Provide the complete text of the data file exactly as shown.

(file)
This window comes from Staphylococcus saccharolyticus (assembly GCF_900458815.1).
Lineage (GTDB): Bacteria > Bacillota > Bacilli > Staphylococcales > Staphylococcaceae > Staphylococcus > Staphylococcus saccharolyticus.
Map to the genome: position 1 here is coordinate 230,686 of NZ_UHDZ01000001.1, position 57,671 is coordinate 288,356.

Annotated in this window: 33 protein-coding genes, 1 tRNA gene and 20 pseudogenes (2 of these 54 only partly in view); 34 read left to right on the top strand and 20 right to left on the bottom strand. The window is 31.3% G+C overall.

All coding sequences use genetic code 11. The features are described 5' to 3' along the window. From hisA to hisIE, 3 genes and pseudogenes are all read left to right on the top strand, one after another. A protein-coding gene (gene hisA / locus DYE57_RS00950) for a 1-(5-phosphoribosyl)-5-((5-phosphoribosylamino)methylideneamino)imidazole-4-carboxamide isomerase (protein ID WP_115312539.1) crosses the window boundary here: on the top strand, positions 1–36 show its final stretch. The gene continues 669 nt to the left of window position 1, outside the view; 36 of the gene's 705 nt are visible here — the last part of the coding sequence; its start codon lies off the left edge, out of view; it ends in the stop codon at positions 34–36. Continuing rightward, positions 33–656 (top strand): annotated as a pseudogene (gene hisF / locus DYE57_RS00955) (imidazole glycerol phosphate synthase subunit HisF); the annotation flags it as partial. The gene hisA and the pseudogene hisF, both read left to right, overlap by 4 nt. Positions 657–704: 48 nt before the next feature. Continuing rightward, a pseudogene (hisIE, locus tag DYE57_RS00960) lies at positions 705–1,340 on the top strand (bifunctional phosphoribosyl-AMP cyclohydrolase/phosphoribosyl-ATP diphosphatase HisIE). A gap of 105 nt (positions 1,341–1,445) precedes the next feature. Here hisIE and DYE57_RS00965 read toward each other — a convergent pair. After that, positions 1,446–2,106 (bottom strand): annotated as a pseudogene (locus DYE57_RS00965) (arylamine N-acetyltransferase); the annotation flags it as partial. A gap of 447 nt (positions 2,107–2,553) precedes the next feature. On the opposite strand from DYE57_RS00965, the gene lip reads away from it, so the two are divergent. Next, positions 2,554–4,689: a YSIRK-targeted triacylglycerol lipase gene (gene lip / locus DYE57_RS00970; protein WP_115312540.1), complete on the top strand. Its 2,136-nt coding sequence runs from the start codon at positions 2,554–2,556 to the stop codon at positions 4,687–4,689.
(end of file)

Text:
This window comes from Staphylococcus saccharolyticus (assembly GCF_900458815.1).
Lineage (GTDB): Bacteria > Bacillota > Bacilli > Staphylococcales > Staphylococcaceae > Staphylococcus > Staphylococcus saccharolyticus.
Map to the genome: position 1 here is coordinate 230,686 of NZ_UHDZ01000001.1, position 57,671 is coordinate 288,356.

Annotated in this window: 33 protein-coding genes, 1 tRNA gene and 20 pseudogenes (2 of these 54 only partly in view); 34 read left to right on the top strand and 20 right to left on the bottom strand. The window is 31.3% G+C overall.

All coding sequences use genetic code 11. The features are described 5' to 3' along the window. From hisA to hisIE, 3 genes and pseudogenes are all read left to right on the top strand, one after another. A protein-coding gene (gene hisA / locus DYE57_RS00950) for a 1-(5-phosphoribosyl)-5-((5-phosphoribosylamino)methylideneamino)imidazole-4-carboxamide isomerase (protein ID WP_115312539.1) crosses the window boundary here: on the top strand, positions 1–36 show its final stretch. The gene continues 669 nt to the left of window position 1, outside the view; 36 of the gene's 705 nt are visible here — the last part of the coding sequence; its start codon lies off the left edge, out of view; it ends in the stop codon at positions 34–36. Continuing rightward, positions 33–656 (top strand): annotated as a pseudogene (gene hisF / locus DYE57_RS00955) (imidazole glycerol phosphate synthase subunit HisF); the annotation flags it as partial. The gene hisA and the pseudogene hisF, both read left to right, overlap by 4 nt. Positions 657–704: 48 nt before the next feature. Continuing rightward, a pseudogene (hisIE, locus tag DYE57_RS00960) lies at positions 705–1,340 on the top strand (bifunctional phosphoribosyl-AMP cyclohydrolase/phosphoribosyl-ATP diphosphatase HisIE). A gap of 105 nt (positions 1,341–1,445) precedes the next feature. Here hisIE and DYE57_RS00965 read toward each other — a convergent pair. After that, positions 1,446–2,106 (bottom strand): annotated as a pseudogene (locus DYE57_RS00965) (arylamine N-acetyltransferase); the annotation flags it as partial. A gap of 447 nt (positions 2,107–2,553) precedes the next feature. On the opposite strand from DYE57_RS00965, the gene lip reads away from it, so the two are divergent. Next, positions 2,554–4,689: a YSIRK-targeted triacylglycerol lipase gene (gene lip / locus DYE57_RS00970; protein WP_115312540.1), complete on the top strand. Its 2,136-nt coding sequence runs from the start codon at positions 2,554–2,556 to the stop codon at positions 4,687–4,689.